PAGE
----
NEW YORK (GenomeWeb) – Sequencing analysis has found that yeasts associated with cacao and coffee beans are highly diverse, harboring evidence of admixtures that coincide with human migrations.

Coffee and cacao spread from Ethiopia and the Amazon, respectively, and are now grown at various sites near the equator. After both beans are harvested, they are fermented for a few days to break up their pulp, a process that influences their character and flavor.

To read the full story....

Register for Free.

...and receive Daily News bulletins.

Already have an account?
Login Now.

A new report highlights the potential threats posed by advances in synthetic biology, NPR reports.

A Bloomberg reporter tried to get her genetic data deleted, but found it's not so simple to do.

Johns Hopkins University's Steven Salzberg and his colleagues have come up with a new estimate for the number of human genes, Nature News reports.

In Genome Research this week: study of intra-tumor heterogeneity, workflow resources for EPIGEN-Brazil, and more.

Jun
26
Sponsored by
Lexogen

This webinar outlines a study that sought to characterize the landscape of alternative polyadenylation (APA) in the lung cancer transcriptome in order to gain insight into the role of APA in cancer progression.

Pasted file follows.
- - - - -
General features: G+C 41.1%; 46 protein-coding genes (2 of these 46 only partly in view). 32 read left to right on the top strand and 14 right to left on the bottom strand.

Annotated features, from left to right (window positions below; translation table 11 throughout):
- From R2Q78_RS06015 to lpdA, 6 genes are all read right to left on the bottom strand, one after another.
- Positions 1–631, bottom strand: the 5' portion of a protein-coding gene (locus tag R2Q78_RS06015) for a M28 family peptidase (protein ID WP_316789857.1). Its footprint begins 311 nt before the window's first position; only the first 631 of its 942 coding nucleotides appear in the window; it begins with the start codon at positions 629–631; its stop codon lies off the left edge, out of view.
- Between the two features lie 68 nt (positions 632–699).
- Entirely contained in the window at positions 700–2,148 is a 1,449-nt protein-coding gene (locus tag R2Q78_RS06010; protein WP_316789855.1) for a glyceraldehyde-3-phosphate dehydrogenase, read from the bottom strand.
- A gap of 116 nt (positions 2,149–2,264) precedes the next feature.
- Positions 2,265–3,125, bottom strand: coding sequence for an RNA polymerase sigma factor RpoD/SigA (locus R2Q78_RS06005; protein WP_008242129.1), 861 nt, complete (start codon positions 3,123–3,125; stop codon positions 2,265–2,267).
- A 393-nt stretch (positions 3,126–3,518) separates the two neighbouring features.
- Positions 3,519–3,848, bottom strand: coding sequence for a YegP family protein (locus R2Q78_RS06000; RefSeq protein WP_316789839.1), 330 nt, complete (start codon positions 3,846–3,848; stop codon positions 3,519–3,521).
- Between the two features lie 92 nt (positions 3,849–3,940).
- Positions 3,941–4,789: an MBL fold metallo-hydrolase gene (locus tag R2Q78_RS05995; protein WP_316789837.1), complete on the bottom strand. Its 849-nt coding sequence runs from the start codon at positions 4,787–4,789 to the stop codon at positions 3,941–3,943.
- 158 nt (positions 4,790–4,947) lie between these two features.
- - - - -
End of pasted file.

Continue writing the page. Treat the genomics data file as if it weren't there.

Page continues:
Jun
28
Sponsored by
PerkinElmer

This webinar will review a standardized, high-throughput, and fully automated library prep protocol for human metagenomic analysis.

Jul
10
Sponsored by
Qiagen

This webinar offers a look at how an advanced genetics laboratory implemented and validated a commercial bioinformatics system to help scale its operations.

Jul
12
Sponsored by
Canon BioMedical

This webinar will discuss a project that is analyzing the “Human Brainome” – genome, transcriptome, proteome, and phenome interaction data -- to gain insights into Alzheimer’s disease pathogenesis.